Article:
Handbuch 3: 19. 1833.
Plants terrestrial [or on rock]. Stems erect or nearly so, unbranched; scales brown, concolored or nearly so, lanceolate, margins entire. Leaves monomorphic, closely spaced, 25–150 cm. Petiole black to purplish black or reddish-brown, longitudinally grooved adaxially, glabrous, with 2 (–3) vascular-bundles. Blade linear-lanceolate to ovate or elongate-triangular, 1–4-pinnate, herbaceous to leathery, abaxially usually farinose, farina white or yellow, sometimes partially or completely replaced by trichomes, adaxially glabrous, dull, not striate; rachis straight. Ultimate segments stalked or sessile, free from costa or partially adnate to it, narrowly triangular to linear, entire or lobed; base narrowly cuneate, stalks when present green, not lustrous; margins not recurved to form false indusia. Veins of ultimate segments free, obscure, pinnately branched and divergent distally. False indusia absent. Sporangia scattered along veins, containing 32 or 64 spores, intermixed with farina-producing glands. Spores tan with dark-brown ridges, tetrahedral-globose, perispore usually reticulate, with equatorial flange (except in Pityrogramma trifoliata). Gametophytes glabrous.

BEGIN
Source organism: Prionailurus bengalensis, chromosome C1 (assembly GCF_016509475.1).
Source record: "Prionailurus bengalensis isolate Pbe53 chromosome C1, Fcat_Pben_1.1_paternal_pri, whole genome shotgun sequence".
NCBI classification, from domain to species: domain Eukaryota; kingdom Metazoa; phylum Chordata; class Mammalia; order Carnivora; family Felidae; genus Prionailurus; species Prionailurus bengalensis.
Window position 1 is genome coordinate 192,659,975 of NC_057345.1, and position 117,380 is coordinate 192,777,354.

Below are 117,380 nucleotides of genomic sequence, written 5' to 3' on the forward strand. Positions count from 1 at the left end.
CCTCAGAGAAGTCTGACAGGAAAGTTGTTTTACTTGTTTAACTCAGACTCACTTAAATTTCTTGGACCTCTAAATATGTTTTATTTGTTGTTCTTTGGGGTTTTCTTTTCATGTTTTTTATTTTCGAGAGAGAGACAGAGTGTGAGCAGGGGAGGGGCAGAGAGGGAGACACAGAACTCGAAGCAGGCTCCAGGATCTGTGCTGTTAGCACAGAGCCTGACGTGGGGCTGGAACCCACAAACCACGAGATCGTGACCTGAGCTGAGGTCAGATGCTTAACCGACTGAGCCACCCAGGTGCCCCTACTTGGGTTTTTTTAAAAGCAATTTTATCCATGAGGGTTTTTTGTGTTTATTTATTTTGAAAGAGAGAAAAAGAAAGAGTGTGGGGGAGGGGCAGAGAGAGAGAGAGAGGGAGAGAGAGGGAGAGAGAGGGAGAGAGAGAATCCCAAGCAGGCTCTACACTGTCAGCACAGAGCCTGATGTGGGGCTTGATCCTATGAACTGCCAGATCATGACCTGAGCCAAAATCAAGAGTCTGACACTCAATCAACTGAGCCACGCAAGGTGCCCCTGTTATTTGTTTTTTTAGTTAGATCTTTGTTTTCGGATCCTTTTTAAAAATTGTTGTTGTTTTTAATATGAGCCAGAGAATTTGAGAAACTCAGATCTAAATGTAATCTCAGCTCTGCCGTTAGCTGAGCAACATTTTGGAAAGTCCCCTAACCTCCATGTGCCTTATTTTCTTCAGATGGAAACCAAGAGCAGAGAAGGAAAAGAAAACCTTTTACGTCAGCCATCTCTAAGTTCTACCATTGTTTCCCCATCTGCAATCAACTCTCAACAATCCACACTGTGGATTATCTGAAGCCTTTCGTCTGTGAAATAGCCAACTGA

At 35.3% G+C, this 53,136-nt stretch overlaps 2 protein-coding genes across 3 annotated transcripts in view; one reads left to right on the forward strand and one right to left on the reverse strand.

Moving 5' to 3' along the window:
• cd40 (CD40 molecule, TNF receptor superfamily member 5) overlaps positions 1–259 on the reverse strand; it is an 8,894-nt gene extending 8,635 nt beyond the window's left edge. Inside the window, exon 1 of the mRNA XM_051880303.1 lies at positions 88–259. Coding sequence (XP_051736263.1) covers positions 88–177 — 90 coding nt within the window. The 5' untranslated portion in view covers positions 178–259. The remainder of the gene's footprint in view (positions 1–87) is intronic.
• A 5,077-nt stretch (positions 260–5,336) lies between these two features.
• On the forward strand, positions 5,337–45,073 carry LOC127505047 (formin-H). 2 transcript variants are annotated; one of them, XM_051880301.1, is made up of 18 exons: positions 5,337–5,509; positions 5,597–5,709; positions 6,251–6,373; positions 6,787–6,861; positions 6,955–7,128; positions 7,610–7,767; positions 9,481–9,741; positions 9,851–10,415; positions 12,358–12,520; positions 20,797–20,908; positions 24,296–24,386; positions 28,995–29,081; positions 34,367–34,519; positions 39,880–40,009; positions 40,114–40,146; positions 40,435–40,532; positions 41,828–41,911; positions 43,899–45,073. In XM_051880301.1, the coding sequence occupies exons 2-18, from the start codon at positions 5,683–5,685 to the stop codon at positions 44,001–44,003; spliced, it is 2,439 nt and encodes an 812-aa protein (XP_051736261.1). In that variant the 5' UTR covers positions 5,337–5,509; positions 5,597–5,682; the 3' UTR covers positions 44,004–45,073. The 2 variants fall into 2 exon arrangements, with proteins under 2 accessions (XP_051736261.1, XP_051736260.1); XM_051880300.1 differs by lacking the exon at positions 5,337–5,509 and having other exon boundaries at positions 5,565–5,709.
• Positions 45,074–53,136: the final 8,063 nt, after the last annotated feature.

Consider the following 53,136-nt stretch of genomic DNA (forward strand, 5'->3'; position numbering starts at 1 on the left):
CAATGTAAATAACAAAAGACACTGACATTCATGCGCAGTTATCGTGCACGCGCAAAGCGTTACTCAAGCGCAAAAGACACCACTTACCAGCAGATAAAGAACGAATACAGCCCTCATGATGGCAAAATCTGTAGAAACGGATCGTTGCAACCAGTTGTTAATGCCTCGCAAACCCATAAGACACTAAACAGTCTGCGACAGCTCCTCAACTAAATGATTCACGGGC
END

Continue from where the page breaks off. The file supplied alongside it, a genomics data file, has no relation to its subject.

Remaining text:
Primarily neotropical, some in Africa, elsewhere in Eastern Hemisphere
The name Nesoris bicolor Rafinesque was based on a yellow-farinose plant from Florida and presumably represents a species of Pityrogramma. A type has not been located, and C. S. Rafinesque's (1836[–1838]b, part 4) description is not precise enough to permit equation of this name with modern nomenclature. No yellow-farinose Pityrogramma has since been reported from Florida.
Pentagramma has been segregated from Pityrogramma (G. Yatskievych et al. 1990) and comprises what was the Pityrogramma triangularis (Kaulfuss) Maxon complex.
Species ca. 15 (2 in the flora).